This doesn’t include any of the vibe. It’s you, you, you, you, you in these separate little things. Did you perform or didn’t you? Did you do the weather at the time you were supposed to do the weather or did you not?

Did you do your top of the hour station ID at the top of the hour? Did it happen at 10 after? You know, all those different things. And it created accountability. And I think that’s necessary in most sales situations.

I mean, there’s accountability for results, right? And a lot of companies do this. Okay, you’re required to generate X amount of sales in a month, right? That’s your quota or whatever. But that’s one of those lagging indicators, right? That’s a lagging metric. That’s the result.

What can you help that salesperson with before that happens? With the presentation, with the targeting, with the what to say and how to say it, the elements that need to be included in a presentation?

When you get that part of it dialed in, then the numbers will likely flow correctly. When you focus on the outcome rather than the how to get there, it’s like saying, get me to Detroit without a map. You know, you need a map.

Jay: Yeah, absolutely. And by the way, you just, you made me feel sick. I was in talk radio for 20 years and we had to do air checks once a week, and that’s the least favorite part of my entire existence.

Because they just randomly pick. They’re like, okay, and it’s all recorded digitally, so they’re like, all right. Just pick this segment, come in and listen to yourself and then be critiqued on what you did. Oh, it’s the worst.

David: Yeah, that’s brutal.

Jay: Absolute worst. But…

David: Yeah, we were doing like 15 seconds at a time. So…

Jay: Oh man, no…

David: Yeah, that was easy.

Jay: We’d listen to about 15, 20 minutes and I’m just like, “ohhhh.” And then I’m typically being judged by somebody who didn’t know the topic, didn’t know the show prep we did, didn’t know where I was going.

Ugh, but you’re right to liken that to sales. Because if your salesperson is not getting any feedback, then they’re going to keep doing what they’re doing. And there may be just one little thing that they’re doing, that if you could tweak that, all of a sudden the floodgates will open. Could be that simple.

The other part of this though, is if you don’t do this, you’re never going to realize that you might just have somebody who’s not meant for sales. Because not everybody is, and sometimes they need the money, times are hard, so yes, I’ll take a sales position.

But they’re not good for sales, and so if that’s the case, and you’re sending somebody out there representing your product, and they’re doing a horrible job, that’s not good for them, and it’s not good for your company.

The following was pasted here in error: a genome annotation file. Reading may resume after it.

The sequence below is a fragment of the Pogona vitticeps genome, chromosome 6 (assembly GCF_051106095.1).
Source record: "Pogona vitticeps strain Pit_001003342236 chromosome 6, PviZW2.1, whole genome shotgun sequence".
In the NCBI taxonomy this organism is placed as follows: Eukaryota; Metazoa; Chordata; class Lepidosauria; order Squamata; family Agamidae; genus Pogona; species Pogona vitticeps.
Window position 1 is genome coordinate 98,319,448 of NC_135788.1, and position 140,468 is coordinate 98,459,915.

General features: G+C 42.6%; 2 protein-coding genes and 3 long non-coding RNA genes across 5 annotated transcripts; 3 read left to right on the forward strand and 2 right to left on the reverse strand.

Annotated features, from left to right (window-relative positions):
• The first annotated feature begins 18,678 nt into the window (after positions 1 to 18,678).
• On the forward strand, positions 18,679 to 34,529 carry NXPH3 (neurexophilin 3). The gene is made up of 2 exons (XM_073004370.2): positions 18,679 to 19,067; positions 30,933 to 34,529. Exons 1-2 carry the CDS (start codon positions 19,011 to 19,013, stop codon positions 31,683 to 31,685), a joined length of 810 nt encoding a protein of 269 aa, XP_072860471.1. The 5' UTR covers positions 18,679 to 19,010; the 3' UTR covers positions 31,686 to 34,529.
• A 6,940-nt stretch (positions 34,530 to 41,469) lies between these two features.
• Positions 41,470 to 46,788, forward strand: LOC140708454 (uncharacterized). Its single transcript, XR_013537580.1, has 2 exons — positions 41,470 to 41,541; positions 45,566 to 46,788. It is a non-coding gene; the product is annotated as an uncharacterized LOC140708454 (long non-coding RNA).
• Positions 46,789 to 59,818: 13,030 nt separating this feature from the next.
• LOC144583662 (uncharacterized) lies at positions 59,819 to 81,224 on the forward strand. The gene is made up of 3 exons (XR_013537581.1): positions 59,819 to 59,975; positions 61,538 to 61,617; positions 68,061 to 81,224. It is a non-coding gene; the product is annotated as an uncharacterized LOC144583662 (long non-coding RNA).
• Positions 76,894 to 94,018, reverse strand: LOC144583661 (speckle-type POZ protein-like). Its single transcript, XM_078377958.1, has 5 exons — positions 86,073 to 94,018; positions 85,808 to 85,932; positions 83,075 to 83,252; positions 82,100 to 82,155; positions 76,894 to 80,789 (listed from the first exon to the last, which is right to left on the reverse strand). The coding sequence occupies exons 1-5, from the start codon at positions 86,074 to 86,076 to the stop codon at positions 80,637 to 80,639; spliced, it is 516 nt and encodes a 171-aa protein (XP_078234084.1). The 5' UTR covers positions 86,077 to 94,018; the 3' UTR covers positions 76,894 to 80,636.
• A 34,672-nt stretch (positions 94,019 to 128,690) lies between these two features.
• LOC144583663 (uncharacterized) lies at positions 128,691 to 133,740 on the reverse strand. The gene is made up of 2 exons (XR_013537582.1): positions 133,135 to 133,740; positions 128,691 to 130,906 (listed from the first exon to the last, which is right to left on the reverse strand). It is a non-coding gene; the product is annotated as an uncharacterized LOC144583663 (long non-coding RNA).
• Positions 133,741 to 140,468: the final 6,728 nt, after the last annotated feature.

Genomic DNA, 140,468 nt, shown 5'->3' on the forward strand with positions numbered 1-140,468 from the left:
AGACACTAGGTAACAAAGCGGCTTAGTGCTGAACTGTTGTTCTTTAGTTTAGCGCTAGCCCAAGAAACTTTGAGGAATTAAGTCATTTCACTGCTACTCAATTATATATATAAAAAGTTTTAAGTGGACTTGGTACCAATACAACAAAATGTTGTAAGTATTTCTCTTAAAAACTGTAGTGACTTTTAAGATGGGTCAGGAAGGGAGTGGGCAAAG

David: Yeah, absolutely. I think there are so many situations where things like inadequate product knowledge, damaged reputation, inefficient or poorly executed sales processes, all these things come from having a salesperson that is not well trained.

And as you know, I do a lot of work in the promotional products industry, printers and promotional products professionals, and many of the promotional product businesses, even many of the larger ones, they would much rather bring in a new salesperson who has a book of business than to train the people they have.

And I have always felt that that is so very short sighted. I’ve had conversations with VPs and executive VPs of large organizations, and I say, well, what’s your training budget? And they don’t have a training budget.

They got an advertising budget to bring other people in from other companies, but they don’t really have a training budget. Or it’s so ridiculously small, they’re not going to be able to train anybody on it.

So I think if we recognize that this is not just a matter of an expense that you’re putting out to benefit your employees, your salespeople. This is something that’s going to directly impact your reputation. Some people in the promotional products industry, I’ve heard them say, “hey, listen, what if I train my salespeople and they leave?”

To which I respond, “what if you don’t train them and they stay?”

Jay: Yeah, exactly.

David: Right? Which is worse?.

Jay: What a great point. Yeah, yeah. I think the reality is, if people are going to leave you, you don’t want them there with you. I do think you can control how soon they leave and whether or not they leave.

I tell this story all the time. I could walk into one of the restaurants that I manage and I could know instantly, anything I needed to know about that manager. I could walk into a restaurant who I didn’t manage, and I would tell my wife, here’s what type of manager they have.

Because it reflects in how the employees smile. It affects how quickly they serve you, their attitude. That all comes from management and you can typically assess it instantly, knowing that that all comes from the top.

David: Yeah, you raise a great point there with just assessment, because you can’t just train somebody and then turn them loose and expect that all that’s going to stick.

It requires ongoing assessment. Are they following the protocol? Are they doing the things that are necessary, that are required as part of the job?

When business owners and sales managers, or if it’s a restaurant business and the manager of the restaurant, if those people have the protocols in place and they’re making sure that they’re being followed, it’s better for both.

It’s better for the people who have to follow the protocols and it’s better for the people who are creating them because they can find out where the problems are. Without that, it’s a crapshoot and you just don’t want to do that. It’s totally unnecessary at this particular point in time, especially.

Jay: Yeah, absolutely. So how do people find out more?

David: Go to Schedule a call with myself or my team. We’d love to see if we have a fit to be able to help you to get more of the prospects and clients you need to grow your sales and profits. If you have a situation where you’ve got sales people who are not performing up to speed, it’s very likely because they don’t have the systems and processes in place that would allow them to perform at their best level.

And in those situations, your business is worth less. I mean, by getting this sort of thing nailed down, it increases the value of your business, because now, a potential acquirer has something to spend money on.

They’ve got the likelihood of future revenue, and that’s going to make all the difference.

Jay: Yeah, absolutely. David, once again, it’s a pleasure talking to you.

David: Thanks so much, Jay.